Increasingly, the proper implementation of the United States’ international obligations in domestic law has presented difficult challenges in the structural context of the U.S. legal system. Challenges are evident at multiple levels of that structure; that is, among the branches of the federal government and between the states and the federal government.
In my recent article, The U.S. Supreme Court Misses the Mark: Towards Better Implementation of the United States’ International Obligations (2008), I use the efforts of the White House (below right) to implement the judgment of The Hague-based International Court of Justice (courtroom above), in the Case Concerning Avena and Other Mexican Nationals (2004), to illustrate some of the problems presented by this issue.
International law scholars, not to mention IntLawGrrls readers of these prior posts, will remember the backstory:
In Avena, the ICJ found that that the United States had breached its obligations under Article 36 of the 1963 Vienna Convention on Consular Relations, for the reason that authorities within the United States had not informed certain arrestees, Mexican nationals, of their treaty-based rights to consular notification. The ICJ further found that the appropriate reparation would consist of providing, by means of the United States’ own choosing, review and reconsideration of the convictions and sentences of the Mexican nationals that were the subject of the case.
In the domestic implementation stage of that decision, a 2005 memorandum by President Bush asserted the power to order state courts to provide review and reconsideration of the Mexican nationals’ judgments in state criminal proceedings. The President’s claim to such authority was troubling, because it appeared to violate structural principles of separation of powers and federalism. Ultimately, the U.S. Supreme Court (below left) rejected the President’s claim to such unilateral authority in Medellín v. Texas (2008), in a decision that leaves unanswered many questions regarding the proper implementation of the United States, international obligations.
My article analyzes the strengths and weaknesses of arguments that were made in the Medellín litigation regarding the proper way to implement the ICJ judgment consistent with the United States' constitutional structure. It then places the litigation in the larger context of the debate regarding the implementation of the United States’ international obligations, examining: from a separation-of-powers perspective, the proper role of each branch of the federal government; and from a federalism perspective, the interplay between the state and federal governments. Finally, the article provides some suggestions as to how the United States can better handle implementation of these obligations in the future:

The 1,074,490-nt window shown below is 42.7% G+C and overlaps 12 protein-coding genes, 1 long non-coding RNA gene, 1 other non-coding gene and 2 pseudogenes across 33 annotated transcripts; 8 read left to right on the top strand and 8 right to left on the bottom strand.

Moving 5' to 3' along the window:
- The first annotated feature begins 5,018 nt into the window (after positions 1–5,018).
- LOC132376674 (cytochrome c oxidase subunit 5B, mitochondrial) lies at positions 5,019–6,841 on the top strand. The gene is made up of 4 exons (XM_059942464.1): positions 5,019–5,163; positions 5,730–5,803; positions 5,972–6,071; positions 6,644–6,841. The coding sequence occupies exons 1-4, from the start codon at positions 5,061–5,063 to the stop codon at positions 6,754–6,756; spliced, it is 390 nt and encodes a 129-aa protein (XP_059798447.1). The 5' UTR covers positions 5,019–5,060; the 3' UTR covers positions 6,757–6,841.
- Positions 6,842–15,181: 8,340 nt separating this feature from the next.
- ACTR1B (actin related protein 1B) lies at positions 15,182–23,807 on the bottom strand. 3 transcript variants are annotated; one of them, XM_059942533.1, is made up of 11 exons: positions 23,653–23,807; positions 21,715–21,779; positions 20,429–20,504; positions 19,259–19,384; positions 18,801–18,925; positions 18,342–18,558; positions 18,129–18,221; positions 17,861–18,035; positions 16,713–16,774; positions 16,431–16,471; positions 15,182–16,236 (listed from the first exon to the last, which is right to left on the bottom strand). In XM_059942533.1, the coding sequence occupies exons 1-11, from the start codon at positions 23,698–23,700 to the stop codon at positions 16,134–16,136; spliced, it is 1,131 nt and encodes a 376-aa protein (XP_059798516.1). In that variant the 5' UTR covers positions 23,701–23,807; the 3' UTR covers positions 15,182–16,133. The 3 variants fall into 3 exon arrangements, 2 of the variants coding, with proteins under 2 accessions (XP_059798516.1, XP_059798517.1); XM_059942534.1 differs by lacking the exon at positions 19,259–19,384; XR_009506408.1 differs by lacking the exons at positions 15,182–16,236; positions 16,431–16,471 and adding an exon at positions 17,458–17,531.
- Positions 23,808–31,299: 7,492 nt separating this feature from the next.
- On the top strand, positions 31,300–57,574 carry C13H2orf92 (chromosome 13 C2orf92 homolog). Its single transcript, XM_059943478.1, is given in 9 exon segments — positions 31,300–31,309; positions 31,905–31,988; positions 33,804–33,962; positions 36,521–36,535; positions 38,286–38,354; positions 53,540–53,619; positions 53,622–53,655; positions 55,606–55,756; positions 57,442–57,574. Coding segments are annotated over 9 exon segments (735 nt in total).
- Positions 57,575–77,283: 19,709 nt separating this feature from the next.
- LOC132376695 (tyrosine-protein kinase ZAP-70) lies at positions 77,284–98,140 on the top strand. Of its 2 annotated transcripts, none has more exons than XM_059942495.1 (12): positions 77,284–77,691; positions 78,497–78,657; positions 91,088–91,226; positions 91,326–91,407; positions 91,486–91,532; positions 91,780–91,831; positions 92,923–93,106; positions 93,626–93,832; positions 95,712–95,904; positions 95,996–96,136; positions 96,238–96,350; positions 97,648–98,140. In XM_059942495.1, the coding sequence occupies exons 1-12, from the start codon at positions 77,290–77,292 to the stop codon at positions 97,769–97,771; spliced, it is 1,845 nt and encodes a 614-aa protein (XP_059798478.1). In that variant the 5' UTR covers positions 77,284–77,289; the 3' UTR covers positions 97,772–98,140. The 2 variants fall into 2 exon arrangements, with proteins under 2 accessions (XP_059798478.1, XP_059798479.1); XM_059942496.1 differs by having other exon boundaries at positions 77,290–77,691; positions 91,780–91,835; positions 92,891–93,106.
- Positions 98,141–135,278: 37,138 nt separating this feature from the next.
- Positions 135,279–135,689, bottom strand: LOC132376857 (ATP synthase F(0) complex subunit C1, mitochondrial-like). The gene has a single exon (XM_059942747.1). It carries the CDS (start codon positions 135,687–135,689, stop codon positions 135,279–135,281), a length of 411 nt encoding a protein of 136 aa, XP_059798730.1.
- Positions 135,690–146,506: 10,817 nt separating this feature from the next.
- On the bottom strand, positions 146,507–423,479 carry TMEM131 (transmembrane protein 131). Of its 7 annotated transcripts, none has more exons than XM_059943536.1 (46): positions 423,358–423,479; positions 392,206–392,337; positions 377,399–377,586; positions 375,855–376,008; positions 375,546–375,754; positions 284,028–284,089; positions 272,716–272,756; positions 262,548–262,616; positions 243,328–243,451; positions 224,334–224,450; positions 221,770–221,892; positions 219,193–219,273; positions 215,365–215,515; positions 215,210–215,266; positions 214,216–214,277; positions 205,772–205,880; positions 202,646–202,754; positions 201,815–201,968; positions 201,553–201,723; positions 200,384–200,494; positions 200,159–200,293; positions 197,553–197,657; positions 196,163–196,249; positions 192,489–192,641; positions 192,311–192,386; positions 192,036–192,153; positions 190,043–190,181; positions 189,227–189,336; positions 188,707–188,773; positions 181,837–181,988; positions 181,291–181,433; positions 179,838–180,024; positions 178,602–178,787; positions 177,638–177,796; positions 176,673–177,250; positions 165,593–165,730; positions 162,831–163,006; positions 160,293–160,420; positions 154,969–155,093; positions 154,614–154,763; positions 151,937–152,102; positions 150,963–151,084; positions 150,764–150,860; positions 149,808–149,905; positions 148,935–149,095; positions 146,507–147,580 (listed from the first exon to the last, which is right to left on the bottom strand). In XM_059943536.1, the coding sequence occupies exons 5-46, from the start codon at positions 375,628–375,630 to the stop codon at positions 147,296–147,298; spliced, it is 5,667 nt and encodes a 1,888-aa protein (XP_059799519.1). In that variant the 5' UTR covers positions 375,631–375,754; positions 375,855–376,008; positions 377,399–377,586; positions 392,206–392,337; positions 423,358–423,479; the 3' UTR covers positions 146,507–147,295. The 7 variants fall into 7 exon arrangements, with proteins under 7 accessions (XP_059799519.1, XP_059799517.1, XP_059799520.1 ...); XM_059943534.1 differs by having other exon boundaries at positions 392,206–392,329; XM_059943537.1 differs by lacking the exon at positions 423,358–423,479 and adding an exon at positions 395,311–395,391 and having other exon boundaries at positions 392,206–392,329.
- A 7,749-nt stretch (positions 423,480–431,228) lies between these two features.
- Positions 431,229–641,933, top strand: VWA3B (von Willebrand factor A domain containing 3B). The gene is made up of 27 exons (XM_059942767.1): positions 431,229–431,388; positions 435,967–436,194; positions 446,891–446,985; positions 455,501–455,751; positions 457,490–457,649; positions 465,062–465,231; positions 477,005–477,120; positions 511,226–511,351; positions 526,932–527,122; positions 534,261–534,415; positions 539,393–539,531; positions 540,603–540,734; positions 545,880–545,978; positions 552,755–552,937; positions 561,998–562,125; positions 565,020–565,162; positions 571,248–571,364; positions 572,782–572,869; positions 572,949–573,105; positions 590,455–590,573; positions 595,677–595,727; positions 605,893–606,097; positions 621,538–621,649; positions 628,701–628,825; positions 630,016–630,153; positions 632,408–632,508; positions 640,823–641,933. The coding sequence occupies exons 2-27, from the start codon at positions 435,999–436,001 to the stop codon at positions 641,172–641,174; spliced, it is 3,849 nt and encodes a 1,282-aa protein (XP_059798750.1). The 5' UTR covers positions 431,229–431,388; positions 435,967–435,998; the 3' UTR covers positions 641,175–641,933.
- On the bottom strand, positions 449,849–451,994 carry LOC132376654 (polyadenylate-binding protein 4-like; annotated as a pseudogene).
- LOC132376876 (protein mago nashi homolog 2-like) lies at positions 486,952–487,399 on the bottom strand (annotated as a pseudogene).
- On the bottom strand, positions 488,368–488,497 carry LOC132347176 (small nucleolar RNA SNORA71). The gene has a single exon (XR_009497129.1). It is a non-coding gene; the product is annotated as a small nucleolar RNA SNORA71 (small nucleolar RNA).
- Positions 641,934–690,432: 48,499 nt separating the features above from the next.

► 1st, the U.S. Supreme Court should pay more than lip service to its own statement, at footnote 9 of Chief Justice John G. Roberts' opinion for the Court, that ICJ decisions are entitled to “respectful consideration.” The article describes how a true respectful dialogue between the two courts might proceed.
► 2d, with respect to the political branches, when ratifying a treaty the Senate (left) and the President should provide clearer directions as to how the treaty ought to be implemented, and whether and what types of private claims will be allowable under the treaty.
► 3d, the federal and state governments should establish a better consultation process, particularly for treaties that affect areas of traditional state regulation.
Through these methods, it is hoped that treaties will be implemented more effectively in U.S. law, and that better relations will result, both externally with the United States’ treaty partners and internally among the various branches and levels of government.